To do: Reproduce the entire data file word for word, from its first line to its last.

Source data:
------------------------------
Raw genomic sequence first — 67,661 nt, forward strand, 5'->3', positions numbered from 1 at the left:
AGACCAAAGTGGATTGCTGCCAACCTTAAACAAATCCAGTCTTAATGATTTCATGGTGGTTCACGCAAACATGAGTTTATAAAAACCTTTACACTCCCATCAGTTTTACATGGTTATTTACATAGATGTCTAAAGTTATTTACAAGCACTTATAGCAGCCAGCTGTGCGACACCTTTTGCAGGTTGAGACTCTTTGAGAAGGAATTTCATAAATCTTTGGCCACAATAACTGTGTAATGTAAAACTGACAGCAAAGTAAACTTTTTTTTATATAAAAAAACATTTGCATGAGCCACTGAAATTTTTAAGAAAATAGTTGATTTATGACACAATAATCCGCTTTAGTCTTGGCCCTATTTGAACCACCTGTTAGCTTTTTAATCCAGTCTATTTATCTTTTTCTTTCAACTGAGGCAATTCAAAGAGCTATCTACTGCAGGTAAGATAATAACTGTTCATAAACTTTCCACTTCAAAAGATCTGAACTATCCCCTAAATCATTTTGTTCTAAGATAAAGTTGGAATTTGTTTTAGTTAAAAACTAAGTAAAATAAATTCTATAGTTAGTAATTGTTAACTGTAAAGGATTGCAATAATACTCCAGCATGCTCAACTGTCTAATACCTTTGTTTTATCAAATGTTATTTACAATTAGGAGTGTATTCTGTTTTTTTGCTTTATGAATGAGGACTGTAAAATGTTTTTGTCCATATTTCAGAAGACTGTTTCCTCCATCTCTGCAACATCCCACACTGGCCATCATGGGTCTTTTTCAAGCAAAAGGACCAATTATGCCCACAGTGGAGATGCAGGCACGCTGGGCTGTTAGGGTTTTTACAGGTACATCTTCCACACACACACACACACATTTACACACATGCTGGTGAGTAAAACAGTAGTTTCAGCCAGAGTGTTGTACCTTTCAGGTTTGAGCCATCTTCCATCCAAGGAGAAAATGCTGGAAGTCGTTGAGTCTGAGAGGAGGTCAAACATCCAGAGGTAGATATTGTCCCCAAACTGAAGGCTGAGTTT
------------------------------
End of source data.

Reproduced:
Raw genomic sequence first — 67,661 nt, forward strand, 5'->3', positions numbered from 1 at the left:
AGACCAAAGTGGATTGCTGCCAACCTTAAACAAATCCAGTCTTAATGATTTCATGGTGGTTCACGCAAACATGAGTTTATAAAAACCTTTACACTCCCATCAGTTTTACATGGTTATTTACATAGATGTCTAAAGTTATTTACAAGCACTTATAGCAGCCAGCTGTGCGACACCTTTTGCAGGTTGAGACTCTTTGAGAAGGAATTTCATAAATCTTTGGCCACAATAACTGTGTAATGTAAAACTGACAGCAAAGTAAACTTTTTTTTATATAAAAAAACATTTGCATGAGCCACTGAAATTTTTAAGAAAATAGTTGATTTATGACACAATAATCCGCTTTAGTCTTGGCCCTATTTGAACCACCTGTTAGCTTTTTAATCCAGTCTATTTATCTTTTTCTTTCAACTGAGGCAATTCAAAGAGCTATCTACTGCAGGTAAGATAATAACTGTTCATAAACTTTCCACTTCAAAAGATCTGAACTATCCCCTAAATCATTTTGTTCTAAGATAAAGTTGGAATTTGTTTTAGTTAAAAACTAAGTAAAATAAATTCTATAGTTAGTAATTGTTAACTGTAAAGGATTGCAATAATACTCCAGCATGCTCAACTGTCTAATACCTTTGTTTTATCAAATGTTATTTACAATTAGGAGTGTATTCTGTTTTTTTGCTTTATGAATGAGGACTGTAAAATGTTTTTGTCCATATTTCAGAAGACTGTTTCCTCCATCTCTGCAACATCCCACACTGGCCATCATGGGTCTTTTTCAAGCAAAAGGACCAATTATGCCCACAGTGGAGATGCAGGCACGCTGGGCTGTTAGGGTTTTTACAGGTACATCTTCCACACACACACACACACATTTACACACATGCTGGTGAGTAAAACAGTAGTTTCAGCCAGAGTGTTGTACCTTTCAGGTTTGAGCCATCTTCCATCCAAGGAGAAAATGCTGGAAGTCGTTGAGTCTGAGAGGAGGTCAAACATCCAGAGGTAGATATTGTCCCCAAACTGAAGGCTGAGTTT